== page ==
Crayfishes are an ideal, high calcium food for many large herps.  Where legal, they can be caught by trap, seine or hand line (this last is actually great fun, and has resulted in a few “trophy-sized” catches for me!).

Further Reading

The summary of an interesting experiment dealing with the effects of a high cholesterol diet on Cuban treefrogs is posted at http://www.bioone.org/doi/abs/10.1638/1042-7260%282001%29032%5B0305%3ACLDICT%5D2.0.CO%3B2?journalCode=zamd.


Canned Insects and other Invertebrates – An Important New Food for Pet Reptiles and Amphibians

I have long stressed the importance of dietary variety to the health of captive reptiles and amphibians. Most consume anywhere from dozens to hundreds of prey species in the wild, yet are typically fed only crickets, mealworms and a few others in captivity. Collecting insects (Zoo Med’s Bug Napper is a very effective tool) and culturing alternative species such as sow bugs is one option, but few of us find the time to do this regularly.

So it was with great interest that I began experimenting with the whole, canned invertebrates that have recently become available. Animals that normally consume non-living foods, such as box, musk, snapping, painted and spotted turtles, sharp-ribbed and fire-bellied newts and African clawAlbino BullFrogsed frogs, eagerly took most foods offered. I was also able to tong-feed the insects to several species of “live food only” amphibians, including horned frogs, green frogs, leopard frogs (see photo), American bullfrogs (see photo, albino frogs pictured here), gray treefrogs, barking treefrogs, spotted salamanders and fire salamanders (see picture.)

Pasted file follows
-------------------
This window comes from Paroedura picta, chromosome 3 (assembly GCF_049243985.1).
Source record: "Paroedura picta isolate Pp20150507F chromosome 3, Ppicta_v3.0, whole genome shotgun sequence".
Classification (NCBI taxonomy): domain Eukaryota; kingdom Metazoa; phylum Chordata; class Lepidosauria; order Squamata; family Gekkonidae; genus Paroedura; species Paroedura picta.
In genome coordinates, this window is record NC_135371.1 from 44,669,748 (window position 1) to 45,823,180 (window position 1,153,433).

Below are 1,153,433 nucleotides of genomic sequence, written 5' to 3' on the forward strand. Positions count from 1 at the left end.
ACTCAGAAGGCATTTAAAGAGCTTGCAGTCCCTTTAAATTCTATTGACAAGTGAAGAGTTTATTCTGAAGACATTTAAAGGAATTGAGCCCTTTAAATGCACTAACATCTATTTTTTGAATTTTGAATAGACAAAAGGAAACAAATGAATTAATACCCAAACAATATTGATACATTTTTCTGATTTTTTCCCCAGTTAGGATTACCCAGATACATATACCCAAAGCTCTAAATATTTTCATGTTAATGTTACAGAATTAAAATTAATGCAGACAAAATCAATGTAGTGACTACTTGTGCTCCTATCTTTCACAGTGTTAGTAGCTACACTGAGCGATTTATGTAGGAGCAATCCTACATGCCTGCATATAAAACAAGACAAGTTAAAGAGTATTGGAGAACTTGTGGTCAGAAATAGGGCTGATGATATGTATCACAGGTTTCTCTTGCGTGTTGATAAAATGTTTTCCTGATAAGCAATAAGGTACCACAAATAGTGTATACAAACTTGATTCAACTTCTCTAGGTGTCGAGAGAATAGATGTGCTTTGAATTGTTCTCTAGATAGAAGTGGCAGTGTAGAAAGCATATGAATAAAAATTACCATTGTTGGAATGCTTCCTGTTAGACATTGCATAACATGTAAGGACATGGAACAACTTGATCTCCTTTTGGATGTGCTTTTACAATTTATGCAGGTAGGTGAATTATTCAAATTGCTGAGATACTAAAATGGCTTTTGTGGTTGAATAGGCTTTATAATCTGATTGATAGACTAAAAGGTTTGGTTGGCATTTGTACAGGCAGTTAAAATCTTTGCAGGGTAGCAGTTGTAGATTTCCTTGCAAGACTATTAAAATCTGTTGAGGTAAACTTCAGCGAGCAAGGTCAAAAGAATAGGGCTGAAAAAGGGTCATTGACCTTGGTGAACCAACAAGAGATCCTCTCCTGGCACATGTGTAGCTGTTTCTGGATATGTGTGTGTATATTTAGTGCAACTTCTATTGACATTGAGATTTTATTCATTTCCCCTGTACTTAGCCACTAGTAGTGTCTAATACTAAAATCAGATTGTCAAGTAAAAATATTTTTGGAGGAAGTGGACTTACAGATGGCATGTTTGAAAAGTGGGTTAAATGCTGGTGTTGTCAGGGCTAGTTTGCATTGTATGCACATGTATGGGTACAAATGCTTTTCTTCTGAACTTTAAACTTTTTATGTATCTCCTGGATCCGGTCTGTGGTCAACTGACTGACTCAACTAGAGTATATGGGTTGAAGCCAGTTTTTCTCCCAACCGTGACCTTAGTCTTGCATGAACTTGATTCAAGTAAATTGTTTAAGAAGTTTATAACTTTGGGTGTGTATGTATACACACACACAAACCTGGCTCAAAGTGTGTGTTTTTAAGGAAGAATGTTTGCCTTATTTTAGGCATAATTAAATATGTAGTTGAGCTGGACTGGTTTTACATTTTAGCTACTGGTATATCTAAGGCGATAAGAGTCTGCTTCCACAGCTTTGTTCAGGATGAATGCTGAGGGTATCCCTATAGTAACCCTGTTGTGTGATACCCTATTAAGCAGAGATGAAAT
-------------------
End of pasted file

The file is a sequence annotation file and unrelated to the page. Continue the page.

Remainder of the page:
I’m very eager to try these products on several small, insectivorous snake species which do not thrive unless supplied with caterpillars, slugs, and grasshoppers. First among these would be North America’s gorgeous smooth and rough green snakes, Opheodrys vernalis and O. aestivus, followed by the ring-necked and red-bellied snakes, Diadophis punctatus and Storeria occipitomaculata (these last 2 favor slugs, for which snails might be a good substitute).

I was especially happy to see that snails were being offered by several companies. Since childhood, I have longed to successfully keep the striking Malayan snail-eating turtle, Malayemys subtrijuga. I have had moderate success in zoos, but only when large breeding colonies of apple snails were available to feed these beautiful foLeopard Frogod specialists. Supplying enough food is difficult for hobbyists and most zoological parks, and hence this turtle is rarely bred or even kept in captivity, despite being extremely rare in the wild and in need of our help. I look forward to trying again, using canned snails, supplemented with live ones, as a basis of the diet.

I have also written about the use of canned insects in bird diets – please see my article, Feeding Insects to Pet Birds.

I have tried most of the following, and recommend you to experiment as much as possible:

Exo Terra – grasshoppers, silkworms, snails
Zoo Med – grasshoppers, caterpillars, snails
Jurrasidiet – Snails, grasshoppers